Sunday, February 23, 2020

A Really Bad Post

Sunday Sequel day.

I have shown Sappo before, but the 1939 Sappo in Reversia deserves a book edition in my opinion. It ran from February to November 1939.

Saturday, February 22, 2020

Mix and Match

Saturday Leftover Day

I never scanned Big Ben Bolt from my many newspaper sections when two things happened. Classic Comic Press came out with a book of the first two years of the dailies and I absolutely loved it. I knew the drawing style of John Cullen Murphy was very well, but the storylines were suprisingly good. The whole premise of a boxer trying as a sort of social warrior just works. And it often is a bit messy, certainly for it's time period. The second thing was I got a load of fifties scans from my Dutch co-collector friend Arnaud. I started scanning everything I had for him and keeping them together with his, in the hope one day I would have enough to present whole storylines (which were seperate on the Sundays, so that would work).

But how to present them? As all collectors know Sunday newspaper strips are usually designed to be cut up in various different ways. There is the half page version with three tiers, the classic two tier version made by dropping the first tier and the four tier tab version, usually made by either dropping one small panel on the last place of the half page's first tier (Willy Lumpkin) or the middle panel of the half page second tier (Pogo).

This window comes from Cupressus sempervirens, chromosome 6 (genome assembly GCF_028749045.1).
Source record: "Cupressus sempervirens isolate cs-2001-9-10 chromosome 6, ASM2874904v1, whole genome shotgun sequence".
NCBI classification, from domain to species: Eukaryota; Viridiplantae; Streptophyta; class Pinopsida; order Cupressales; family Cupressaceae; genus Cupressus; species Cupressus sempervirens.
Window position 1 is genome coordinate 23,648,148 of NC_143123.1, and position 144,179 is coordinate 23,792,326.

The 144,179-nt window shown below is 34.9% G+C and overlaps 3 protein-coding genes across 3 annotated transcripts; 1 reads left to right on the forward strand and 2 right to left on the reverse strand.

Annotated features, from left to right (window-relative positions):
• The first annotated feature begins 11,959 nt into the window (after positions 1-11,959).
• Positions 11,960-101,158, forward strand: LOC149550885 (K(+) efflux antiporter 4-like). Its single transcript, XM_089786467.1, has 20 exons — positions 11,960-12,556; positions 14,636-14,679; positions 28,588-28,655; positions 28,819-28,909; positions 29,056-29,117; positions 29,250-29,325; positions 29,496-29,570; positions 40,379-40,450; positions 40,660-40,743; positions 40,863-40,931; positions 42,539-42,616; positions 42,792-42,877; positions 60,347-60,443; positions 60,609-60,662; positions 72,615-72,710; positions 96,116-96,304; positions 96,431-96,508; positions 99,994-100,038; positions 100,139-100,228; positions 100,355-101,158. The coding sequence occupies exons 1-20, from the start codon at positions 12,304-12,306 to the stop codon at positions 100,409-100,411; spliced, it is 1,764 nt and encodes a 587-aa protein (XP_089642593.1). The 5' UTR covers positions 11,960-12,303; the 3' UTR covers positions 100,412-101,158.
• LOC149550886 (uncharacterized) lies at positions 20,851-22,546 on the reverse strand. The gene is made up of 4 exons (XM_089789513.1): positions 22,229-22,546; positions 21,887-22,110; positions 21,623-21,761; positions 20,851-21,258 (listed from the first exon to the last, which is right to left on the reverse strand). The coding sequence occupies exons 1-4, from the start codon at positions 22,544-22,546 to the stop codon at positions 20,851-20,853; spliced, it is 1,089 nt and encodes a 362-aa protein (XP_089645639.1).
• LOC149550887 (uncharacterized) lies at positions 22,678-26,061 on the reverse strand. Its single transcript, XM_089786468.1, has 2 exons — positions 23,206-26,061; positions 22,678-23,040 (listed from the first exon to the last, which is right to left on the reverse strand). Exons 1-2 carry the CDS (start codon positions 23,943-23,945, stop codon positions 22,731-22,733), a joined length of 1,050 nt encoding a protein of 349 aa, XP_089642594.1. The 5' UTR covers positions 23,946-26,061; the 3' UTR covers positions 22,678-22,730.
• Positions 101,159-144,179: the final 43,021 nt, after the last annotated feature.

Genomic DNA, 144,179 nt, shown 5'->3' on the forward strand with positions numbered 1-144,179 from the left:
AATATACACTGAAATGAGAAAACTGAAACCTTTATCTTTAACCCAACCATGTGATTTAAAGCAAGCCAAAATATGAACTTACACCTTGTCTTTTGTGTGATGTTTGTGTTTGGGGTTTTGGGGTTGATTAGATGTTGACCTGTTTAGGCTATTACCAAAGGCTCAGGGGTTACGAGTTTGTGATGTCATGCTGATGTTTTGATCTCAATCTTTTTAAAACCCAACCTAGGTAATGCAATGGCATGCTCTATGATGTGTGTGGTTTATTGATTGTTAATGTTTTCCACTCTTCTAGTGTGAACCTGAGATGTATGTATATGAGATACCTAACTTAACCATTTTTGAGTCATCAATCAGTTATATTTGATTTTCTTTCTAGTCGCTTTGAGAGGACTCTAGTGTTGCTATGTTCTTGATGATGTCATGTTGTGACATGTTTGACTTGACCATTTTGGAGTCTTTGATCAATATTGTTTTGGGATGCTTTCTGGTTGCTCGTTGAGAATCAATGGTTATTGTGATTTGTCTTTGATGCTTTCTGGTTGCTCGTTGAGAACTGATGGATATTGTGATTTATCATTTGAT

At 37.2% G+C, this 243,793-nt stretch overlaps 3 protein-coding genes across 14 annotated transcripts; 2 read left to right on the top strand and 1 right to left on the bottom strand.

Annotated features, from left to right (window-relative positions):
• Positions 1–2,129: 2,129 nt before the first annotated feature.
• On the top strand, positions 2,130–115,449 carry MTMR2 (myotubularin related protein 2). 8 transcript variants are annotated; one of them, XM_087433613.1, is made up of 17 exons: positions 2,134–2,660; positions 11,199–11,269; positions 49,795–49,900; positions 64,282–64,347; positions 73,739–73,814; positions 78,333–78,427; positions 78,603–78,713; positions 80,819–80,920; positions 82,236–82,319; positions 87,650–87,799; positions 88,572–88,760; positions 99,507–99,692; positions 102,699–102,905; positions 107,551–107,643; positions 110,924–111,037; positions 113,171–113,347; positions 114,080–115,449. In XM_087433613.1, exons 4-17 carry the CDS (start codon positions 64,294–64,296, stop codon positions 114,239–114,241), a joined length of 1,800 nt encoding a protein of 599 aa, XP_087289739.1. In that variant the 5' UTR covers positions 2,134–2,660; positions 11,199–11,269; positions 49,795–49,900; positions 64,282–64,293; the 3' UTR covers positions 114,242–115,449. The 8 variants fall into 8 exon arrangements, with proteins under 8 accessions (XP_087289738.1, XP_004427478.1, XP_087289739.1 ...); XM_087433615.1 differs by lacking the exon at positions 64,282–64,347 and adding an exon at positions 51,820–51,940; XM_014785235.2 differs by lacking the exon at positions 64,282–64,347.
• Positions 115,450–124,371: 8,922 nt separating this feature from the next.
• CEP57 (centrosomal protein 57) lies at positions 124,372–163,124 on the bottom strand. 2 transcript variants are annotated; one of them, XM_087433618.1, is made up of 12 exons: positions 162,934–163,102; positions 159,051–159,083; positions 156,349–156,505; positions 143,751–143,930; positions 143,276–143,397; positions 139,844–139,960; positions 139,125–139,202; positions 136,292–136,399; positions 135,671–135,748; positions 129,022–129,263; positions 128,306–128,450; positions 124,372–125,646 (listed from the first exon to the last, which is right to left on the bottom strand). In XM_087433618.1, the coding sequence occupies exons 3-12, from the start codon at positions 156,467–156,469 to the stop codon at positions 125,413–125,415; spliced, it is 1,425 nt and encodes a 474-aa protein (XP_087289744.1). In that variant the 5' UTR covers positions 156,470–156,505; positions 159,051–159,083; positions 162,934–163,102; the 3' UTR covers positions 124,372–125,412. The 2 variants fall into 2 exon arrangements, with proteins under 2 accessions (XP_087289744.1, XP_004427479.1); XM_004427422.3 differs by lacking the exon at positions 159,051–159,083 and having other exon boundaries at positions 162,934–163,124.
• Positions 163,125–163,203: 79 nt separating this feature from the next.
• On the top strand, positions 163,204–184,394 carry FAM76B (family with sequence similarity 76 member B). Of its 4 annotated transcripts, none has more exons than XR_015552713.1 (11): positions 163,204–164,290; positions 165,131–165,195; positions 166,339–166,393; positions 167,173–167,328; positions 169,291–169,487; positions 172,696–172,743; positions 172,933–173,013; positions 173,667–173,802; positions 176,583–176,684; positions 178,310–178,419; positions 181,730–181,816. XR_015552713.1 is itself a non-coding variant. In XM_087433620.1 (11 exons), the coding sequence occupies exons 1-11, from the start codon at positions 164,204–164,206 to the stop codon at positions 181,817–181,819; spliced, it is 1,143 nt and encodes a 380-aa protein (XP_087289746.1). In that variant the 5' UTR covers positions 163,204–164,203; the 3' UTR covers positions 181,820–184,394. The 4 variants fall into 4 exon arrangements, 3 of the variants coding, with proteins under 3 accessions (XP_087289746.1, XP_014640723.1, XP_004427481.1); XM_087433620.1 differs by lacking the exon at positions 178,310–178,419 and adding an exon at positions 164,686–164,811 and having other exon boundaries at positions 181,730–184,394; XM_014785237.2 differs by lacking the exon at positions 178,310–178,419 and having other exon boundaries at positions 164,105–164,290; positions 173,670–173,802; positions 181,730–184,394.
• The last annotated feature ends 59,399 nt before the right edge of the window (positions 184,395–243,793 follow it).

I haven't got an actual sample for Pogo, but you can work it out from this:

But Big Ben Bolt addded a new version. Apart from the half page and the truncated two tier versions, there also was a slightly smaller two tier version that rearranged most panels from the half page and added a bit of drawing to them. I have never seen a tab version, but the panels in this alternative two tier are to elongated to fit into taht (if there ever was one), so the extra drawing must have been especially for this version only. Sinde I have many samples of both versions, I decided to see if I could fit them together in some format and here is the result (with the two seperate scans underneath).

So now I think I will have to do them all that way.

Sunday, February 16, 2020

Hall Of Not Enough Fame

Sunday Link Day

I have shown more of the late fifties/early sixties strip City Hall. It was written by Donoby and drawn by Will-Yum artist Dave Gerard (with Donohy taking over solo in the last years). But I have never found many color samples, which is why I was very pleased two turned up in a recent buy. City Hall fits the satirical mood of that period, but it also has a healthy dose of slapstick and character. At least now I n[know which Paper I need to get complete.

Friday, February 14, 2020

Silent Cameo

Saturday Leftover Day.

I gone and cleaned up a whole month's worth of Alfred. Alfred was a regular cartoon in Collier's from 1942, by Foster Humphreville. In 1949 the cartoon series topped and on October 17 a daily strip version started in the Milwaukee Journal by Milwaukee artist Carl Ryman. I got most of my information from Alex Jay and Alan Holtz at the Stripper's Guide. They in turn referred to my posting of some of the cartoons here on this blog. Very little is known about these cartoonists or their character or why he looks so much like Alfred Hitchcock. The strip itself is similar to Nancy and Louie, with the main character who acts like he is a silent character in a talking world. Here is the third month.